I love the story of Bligh’s open boat voyage. I’ve studied a lot of accounts of open boat voyages. With lifeboats in the tropics, people start dying quickly at about the 11-day mark. The root cause is exposure, exacerbating dehydration. Yet Bligh’s crew lasted 47-days.
The longest I can find of any mariners existing in a lifeboat (a somewhat different thing than Bligh’s jolly boat) is 70-days (S.S. Anglo-Saxon), but all but two of the castaways perished on the voyage. (If anyone can find a longer lifeboat journey, please let me know).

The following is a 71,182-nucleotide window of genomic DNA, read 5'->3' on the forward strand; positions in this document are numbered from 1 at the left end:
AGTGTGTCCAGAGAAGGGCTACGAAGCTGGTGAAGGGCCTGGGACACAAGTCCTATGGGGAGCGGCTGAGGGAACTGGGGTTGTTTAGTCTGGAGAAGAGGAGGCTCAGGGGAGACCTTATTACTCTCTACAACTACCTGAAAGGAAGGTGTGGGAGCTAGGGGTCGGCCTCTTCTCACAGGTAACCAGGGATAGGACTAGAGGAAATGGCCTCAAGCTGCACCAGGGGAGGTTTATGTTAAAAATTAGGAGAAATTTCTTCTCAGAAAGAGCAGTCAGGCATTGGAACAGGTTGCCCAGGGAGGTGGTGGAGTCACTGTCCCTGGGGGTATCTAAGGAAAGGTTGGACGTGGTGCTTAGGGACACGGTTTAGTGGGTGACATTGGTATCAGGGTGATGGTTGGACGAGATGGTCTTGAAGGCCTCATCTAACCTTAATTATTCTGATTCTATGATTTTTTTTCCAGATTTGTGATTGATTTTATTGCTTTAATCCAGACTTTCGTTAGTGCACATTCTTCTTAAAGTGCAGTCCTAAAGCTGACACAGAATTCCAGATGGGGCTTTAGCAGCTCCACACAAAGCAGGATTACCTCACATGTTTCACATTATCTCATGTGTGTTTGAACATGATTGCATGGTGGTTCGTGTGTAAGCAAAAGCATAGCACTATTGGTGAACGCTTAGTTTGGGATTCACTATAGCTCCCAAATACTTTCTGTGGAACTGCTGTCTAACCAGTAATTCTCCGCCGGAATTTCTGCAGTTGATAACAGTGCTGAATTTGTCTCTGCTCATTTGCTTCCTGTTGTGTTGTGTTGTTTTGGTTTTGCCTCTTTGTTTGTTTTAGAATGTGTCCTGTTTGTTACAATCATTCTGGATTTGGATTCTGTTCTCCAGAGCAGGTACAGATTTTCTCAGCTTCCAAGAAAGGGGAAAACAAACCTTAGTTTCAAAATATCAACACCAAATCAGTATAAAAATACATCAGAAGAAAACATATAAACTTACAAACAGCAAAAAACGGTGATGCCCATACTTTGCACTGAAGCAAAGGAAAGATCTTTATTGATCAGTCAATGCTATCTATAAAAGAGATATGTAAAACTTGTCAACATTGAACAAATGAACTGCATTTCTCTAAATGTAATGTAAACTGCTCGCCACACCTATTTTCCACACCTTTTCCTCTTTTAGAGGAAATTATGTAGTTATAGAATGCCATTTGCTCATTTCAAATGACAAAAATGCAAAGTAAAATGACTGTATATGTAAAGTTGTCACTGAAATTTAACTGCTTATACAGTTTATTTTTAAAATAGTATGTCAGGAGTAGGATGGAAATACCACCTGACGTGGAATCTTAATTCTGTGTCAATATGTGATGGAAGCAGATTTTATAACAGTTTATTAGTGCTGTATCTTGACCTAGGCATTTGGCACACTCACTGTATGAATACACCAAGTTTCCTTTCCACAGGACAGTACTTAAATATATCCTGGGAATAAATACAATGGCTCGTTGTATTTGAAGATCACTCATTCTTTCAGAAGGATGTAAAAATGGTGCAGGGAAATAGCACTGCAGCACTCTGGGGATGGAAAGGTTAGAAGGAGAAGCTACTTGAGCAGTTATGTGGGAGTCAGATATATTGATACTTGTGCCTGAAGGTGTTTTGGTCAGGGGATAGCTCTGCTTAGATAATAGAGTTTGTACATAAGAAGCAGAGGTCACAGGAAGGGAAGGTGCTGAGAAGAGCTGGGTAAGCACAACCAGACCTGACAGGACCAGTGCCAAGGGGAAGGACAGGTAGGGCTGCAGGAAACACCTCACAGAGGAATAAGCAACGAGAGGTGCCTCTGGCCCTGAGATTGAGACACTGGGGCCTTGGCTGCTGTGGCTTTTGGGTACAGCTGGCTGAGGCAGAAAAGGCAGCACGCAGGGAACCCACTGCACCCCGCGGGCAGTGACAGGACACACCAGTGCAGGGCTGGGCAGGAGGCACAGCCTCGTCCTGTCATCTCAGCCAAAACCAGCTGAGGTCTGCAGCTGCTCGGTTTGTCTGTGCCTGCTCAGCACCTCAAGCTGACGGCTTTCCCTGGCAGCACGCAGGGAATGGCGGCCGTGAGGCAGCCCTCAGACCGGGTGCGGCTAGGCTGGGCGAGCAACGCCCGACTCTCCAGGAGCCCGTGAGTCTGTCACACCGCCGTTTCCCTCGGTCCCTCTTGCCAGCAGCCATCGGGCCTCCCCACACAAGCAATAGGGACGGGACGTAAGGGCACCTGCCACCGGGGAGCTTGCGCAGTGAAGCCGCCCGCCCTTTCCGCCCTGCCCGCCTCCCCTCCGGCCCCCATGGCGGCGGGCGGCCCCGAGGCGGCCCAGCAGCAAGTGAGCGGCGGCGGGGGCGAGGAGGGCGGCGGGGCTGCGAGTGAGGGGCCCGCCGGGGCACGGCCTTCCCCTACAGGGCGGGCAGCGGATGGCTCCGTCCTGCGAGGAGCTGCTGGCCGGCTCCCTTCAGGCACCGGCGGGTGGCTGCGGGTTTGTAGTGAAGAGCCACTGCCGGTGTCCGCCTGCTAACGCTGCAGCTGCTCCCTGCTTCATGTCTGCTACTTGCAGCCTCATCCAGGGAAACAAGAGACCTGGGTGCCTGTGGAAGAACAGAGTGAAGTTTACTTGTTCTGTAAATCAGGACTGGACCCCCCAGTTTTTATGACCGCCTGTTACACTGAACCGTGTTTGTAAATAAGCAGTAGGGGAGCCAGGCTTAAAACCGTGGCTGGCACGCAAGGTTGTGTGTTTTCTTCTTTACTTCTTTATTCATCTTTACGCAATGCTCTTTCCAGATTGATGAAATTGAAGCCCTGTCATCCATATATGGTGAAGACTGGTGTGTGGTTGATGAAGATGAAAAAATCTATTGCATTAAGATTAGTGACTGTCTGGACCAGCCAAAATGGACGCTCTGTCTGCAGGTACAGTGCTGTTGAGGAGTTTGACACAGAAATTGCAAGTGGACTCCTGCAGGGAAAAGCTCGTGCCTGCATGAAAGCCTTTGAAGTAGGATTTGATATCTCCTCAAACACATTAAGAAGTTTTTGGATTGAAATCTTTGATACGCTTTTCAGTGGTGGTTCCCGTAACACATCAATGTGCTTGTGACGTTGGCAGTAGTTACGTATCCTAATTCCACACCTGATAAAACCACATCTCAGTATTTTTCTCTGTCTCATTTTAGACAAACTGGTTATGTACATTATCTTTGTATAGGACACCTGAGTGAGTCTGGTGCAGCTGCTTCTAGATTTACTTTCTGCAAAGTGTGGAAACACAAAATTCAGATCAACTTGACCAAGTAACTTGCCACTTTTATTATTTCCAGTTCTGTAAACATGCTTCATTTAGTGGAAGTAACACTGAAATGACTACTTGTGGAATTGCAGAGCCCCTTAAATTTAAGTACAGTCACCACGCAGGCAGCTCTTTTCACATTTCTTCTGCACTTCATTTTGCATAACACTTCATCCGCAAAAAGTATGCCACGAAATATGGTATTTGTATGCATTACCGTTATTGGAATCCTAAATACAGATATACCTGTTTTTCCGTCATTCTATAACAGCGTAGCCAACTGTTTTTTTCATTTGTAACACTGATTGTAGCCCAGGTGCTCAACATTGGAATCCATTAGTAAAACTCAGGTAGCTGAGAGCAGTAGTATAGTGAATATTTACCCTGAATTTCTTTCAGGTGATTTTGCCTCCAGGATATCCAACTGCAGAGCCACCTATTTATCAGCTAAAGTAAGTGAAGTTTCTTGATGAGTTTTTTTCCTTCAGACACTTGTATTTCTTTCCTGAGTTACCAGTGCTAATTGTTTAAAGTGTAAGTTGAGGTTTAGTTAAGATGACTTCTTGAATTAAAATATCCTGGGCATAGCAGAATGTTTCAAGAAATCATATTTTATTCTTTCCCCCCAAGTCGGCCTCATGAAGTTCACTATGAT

Mariners last much longer in inflatable liferafts. And the record for living in a survival craft (133-days) was made by a lowly steward alone on a raft cobbled together from oil drums, in WW2. The difference in these cases is a simple covering, to prevent exposure. Even the cobbled-together raft had a sun screen.
There are the cases of disabled boats, usually fishing boats, drifting for much longer times, but these vessels have cabins, which greatly reduce exposure, and usually begin with more supplies, clothing, blankets, and means to catch fish.
The irony, of course is, that lifeboats (until recently) and longboats, jolly boats, etc, were supposedly designed to make long ocean voyages, but were deficient in one of the most important things: shade.
So how did Bligh and his men manage to last 47-days, when most mariners in similar craft start dying like flies after 11-days? The distance traveled is secondary to the days endured.